Target platelets were obtained by bleeding donors via tail clipping directly into microfuge tubes containing 800 uL buffer A, which consisted of modified Tyrode's buffer (20 mM HEPES, 137 mM NaCl, 13.8 mM NaHCO3, 2.5 mM KCl, 0.36 mM NaH2PO4-H2O, 5.5 mM glucose, 0.25% bovine serum albumin, 1 mM MgCl2) supplemented with 0.38% sodium citrate, and 1 ug/mL PGE-1 (Sigma, St Louis, MO, USA). Platelets were separated from other blood components via Ficoll density gradient (Fico/Lite platelets; Atlanta Biologicals (Atlanta, GA, USA); 350 RCF, 15 minutes, room temperature), diluted in modified Tyrode's buffer supplemented with 1 ug/ml PGE-1, and centrifuged at 6000 RCF for 4.5 minutes. Platelets were resuspended at approximately 1 × 109 per ml in modified Tyrode's buffer supplemented with 1 ug/ml PGE-1 (Sigma). Paraformaldehyde (Electron Microscopy Sciences) was added to 1% and the platelets were left at room temperature for 5 min. After addition of 10 volumes of modified Tyrode's buffer supplemented with 1 ug/ml PGE-1, platelets were centrifuged again (6000 RCF, 5 minutes), resuspended in the same buffer, and counted using a Beckman-Coulter (Fullerton, CA, USA) Model Z2 particle count and size analyzer.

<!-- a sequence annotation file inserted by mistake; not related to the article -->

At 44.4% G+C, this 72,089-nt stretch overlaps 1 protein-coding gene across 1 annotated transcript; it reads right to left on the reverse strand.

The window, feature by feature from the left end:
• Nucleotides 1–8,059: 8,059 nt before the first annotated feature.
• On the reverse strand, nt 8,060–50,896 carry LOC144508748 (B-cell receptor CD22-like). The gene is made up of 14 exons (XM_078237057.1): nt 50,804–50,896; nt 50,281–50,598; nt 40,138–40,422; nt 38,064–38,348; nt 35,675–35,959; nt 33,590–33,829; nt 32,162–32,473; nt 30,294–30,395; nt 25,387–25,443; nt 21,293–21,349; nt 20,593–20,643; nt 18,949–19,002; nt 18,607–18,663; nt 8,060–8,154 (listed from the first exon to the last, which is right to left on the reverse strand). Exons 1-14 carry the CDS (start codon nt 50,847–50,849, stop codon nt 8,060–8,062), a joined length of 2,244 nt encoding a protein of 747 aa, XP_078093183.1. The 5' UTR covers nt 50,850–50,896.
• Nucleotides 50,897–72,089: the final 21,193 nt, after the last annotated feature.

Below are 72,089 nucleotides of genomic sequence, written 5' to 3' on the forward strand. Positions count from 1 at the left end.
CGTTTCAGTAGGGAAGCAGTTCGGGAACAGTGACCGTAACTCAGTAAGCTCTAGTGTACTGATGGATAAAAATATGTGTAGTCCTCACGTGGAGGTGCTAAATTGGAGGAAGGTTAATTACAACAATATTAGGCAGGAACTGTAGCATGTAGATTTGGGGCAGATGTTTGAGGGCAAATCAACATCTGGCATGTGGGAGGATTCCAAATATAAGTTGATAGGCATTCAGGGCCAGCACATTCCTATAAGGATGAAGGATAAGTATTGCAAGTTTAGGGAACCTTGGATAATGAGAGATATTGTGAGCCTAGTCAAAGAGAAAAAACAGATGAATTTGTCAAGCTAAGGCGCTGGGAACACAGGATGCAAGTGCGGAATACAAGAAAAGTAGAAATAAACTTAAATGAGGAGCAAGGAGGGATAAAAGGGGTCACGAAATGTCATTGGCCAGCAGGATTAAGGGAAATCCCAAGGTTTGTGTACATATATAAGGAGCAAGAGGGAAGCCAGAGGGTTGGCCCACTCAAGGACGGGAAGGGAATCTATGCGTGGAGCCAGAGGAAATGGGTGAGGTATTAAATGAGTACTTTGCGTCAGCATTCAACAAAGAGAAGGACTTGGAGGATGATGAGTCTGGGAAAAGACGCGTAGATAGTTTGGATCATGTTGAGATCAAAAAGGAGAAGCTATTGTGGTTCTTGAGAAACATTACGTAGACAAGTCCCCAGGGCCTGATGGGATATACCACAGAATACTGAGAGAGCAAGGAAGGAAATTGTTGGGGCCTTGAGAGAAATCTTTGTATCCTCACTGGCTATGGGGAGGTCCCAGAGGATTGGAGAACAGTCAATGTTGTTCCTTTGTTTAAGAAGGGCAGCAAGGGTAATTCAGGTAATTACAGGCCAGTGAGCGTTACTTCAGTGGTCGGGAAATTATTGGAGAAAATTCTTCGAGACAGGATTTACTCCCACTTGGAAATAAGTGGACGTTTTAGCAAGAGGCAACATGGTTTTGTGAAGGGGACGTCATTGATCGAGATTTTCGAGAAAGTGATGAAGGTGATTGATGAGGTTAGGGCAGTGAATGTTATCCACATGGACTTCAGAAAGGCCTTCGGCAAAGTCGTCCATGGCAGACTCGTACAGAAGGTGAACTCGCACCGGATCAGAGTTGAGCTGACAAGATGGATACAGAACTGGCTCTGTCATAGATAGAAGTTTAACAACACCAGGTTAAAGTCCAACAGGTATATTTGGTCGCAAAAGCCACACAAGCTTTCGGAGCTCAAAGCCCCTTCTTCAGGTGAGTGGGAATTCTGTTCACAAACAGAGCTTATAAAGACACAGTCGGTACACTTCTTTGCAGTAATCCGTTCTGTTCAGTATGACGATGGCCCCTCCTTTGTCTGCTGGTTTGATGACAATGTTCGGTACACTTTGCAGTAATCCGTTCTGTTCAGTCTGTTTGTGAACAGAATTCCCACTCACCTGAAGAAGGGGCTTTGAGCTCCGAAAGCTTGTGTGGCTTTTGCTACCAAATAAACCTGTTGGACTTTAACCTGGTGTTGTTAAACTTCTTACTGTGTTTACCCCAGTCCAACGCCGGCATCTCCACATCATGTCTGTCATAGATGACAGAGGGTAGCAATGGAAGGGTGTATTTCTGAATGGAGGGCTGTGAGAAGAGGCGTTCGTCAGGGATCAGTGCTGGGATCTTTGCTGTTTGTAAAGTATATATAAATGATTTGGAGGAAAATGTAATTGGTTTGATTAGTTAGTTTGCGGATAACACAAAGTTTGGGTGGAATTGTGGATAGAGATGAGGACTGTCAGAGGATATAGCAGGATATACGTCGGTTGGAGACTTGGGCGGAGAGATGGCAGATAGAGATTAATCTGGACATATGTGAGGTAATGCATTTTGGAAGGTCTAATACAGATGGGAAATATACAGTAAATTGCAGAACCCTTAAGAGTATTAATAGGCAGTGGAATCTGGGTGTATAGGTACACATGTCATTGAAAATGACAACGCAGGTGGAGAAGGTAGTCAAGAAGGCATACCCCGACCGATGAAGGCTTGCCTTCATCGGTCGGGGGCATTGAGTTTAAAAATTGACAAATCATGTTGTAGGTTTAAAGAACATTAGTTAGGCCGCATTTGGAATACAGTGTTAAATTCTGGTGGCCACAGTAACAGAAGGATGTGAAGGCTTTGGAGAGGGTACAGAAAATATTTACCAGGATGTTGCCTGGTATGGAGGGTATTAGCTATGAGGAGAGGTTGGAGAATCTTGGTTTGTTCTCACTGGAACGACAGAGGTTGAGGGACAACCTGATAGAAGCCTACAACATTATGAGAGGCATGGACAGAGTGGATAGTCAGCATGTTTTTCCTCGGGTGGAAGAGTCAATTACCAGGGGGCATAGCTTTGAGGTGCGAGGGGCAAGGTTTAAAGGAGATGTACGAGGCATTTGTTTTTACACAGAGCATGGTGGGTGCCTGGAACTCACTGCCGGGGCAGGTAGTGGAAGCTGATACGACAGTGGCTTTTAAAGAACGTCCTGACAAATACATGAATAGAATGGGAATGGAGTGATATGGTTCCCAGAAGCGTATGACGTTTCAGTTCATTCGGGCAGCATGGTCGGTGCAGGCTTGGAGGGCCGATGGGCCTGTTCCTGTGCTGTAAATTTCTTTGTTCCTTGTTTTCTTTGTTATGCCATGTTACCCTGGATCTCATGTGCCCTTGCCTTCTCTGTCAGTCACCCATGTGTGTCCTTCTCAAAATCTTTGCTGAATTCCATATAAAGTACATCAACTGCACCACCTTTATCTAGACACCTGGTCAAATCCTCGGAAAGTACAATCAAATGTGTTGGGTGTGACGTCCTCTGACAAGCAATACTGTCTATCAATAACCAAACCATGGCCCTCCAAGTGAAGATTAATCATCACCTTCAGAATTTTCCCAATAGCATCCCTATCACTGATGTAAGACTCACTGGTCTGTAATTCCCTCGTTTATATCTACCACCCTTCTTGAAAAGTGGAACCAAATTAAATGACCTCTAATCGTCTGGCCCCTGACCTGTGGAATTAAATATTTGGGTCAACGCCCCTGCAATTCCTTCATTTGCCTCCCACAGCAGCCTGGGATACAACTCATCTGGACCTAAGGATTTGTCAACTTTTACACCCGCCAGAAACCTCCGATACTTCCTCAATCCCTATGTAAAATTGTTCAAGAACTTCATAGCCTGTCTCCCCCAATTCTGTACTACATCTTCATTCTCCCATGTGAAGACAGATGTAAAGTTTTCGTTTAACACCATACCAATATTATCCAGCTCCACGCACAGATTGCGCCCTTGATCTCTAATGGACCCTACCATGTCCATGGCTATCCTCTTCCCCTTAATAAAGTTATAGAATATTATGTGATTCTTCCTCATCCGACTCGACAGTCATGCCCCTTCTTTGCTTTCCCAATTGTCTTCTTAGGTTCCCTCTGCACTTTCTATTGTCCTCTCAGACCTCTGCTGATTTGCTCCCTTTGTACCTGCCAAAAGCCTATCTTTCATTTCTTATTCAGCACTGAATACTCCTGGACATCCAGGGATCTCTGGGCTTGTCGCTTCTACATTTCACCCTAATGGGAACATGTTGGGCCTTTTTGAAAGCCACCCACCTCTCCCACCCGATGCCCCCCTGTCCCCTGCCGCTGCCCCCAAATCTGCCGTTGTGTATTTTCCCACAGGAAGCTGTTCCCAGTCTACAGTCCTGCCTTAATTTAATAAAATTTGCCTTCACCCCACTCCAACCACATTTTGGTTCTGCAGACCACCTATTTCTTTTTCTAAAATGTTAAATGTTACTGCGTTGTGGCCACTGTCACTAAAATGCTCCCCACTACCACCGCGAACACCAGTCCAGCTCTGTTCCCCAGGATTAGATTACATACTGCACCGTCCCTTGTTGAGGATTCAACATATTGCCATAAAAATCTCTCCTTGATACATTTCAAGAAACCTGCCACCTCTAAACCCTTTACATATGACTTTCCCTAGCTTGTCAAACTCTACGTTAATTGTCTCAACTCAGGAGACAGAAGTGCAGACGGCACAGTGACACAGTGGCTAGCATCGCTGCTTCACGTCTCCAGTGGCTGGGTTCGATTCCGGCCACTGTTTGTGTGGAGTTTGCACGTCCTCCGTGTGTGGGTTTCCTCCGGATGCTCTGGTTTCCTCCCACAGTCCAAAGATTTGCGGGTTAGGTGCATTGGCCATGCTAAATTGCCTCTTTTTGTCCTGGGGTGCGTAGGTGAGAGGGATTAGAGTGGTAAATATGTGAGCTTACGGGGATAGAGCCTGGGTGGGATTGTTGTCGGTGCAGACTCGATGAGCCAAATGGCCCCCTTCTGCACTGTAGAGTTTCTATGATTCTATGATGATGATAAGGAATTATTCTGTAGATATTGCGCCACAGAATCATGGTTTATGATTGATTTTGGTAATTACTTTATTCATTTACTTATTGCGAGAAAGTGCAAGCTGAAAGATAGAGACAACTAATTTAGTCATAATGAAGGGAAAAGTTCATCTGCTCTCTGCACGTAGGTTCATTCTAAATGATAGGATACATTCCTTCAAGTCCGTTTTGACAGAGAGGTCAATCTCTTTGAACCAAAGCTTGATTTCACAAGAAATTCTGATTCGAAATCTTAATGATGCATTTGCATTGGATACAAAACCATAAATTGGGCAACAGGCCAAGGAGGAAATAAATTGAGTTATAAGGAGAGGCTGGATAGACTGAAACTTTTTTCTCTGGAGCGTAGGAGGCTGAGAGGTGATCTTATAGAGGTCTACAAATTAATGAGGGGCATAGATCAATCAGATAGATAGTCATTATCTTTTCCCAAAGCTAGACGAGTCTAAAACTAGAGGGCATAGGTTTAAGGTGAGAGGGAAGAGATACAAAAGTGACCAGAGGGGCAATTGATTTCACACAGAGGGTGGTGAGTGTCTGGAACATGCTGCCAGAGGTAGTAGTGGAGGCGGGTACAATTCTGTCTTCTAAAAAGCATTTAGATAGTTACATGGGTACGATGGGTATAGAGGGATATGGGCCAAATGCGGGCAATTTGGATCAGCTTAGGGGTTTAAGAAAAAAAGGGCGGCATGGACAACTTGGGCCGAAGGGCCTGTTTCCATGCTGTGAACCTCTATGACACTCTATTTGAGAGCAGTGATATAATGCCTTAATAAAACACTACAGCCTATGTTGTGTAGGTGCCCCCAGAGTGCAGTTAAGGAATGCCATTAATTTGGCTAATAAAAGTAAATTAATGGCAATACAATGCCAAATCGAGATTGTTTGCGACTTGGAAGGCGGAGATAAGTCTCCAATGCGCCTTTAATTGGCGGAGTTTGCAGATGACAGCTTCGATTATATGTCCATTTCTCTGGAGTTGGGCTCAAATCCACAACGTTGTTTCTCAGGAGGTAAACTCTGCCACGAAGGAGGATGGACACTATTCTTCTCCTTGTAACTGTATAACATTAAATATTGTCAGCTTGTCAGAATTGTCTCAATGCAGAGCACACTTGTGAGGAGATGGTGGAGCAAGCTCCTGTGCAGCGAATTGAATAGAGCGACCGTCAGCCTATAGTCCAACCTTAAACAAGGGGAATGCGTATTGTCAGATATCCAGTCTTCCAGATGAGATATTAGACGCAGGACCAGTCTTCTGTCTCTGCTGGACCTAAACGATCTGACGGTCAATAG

Sera were prepared (simultaneous with or less than three weeks after platelet and RP counts were obtained) by centrifuging blood (obtained by tail clipping or retro-orbital bleed) in serum separator tubes (Becton Dickinson) at 6.8 thousand RCF for 2 minutes at room temperature. Sera were stored in aliquots at −20 C and not re-frozen. Binding to target platelets took place in 40 ul net volumes of modified tyrode's buffer containing 5 × 105 platelets, appropriate dilutions of serum, 0.1 ul per assay of “carrier” mouse serum (Sigma cat. #M5905), and in some cases appropriate dilutions of antibodies as described in the text. The mixtures were incubated at 4 degrees for 75 minutes with gentle rocking. After addition of 500 ul of modified tyrode's buffer, the tubes were centrifuged at 6000 RCF for 4.5 minutes at room temperature. Pellets were resuspended in 50 ul of modified tyrode's buffer plus secondary antibody (FITC anti-IgG/M) and incubated at 4 degrees C for 30 minutes with gentle rocking. 350 ul of PBS supplemented with 2% inactivated fetal bovine serum was added, and the samples were immediately analyzed on either a FacsCalibur or LSR (Becton Dickinson) flow cytometer. Assays were performed in duplicate for each serum dilution tested. Averages of the FITC geometric mean fluorescence intensity (gMFI) values were normalized to those of concurrently run controls receiving no serum. For a subset of the assays, the amount of “carrier” serum was reduced to 0.03 ul per assay. For this subset, a separate set of WT control sera (set 2) was also evaluated (for redefinition of the normal range) by the same method.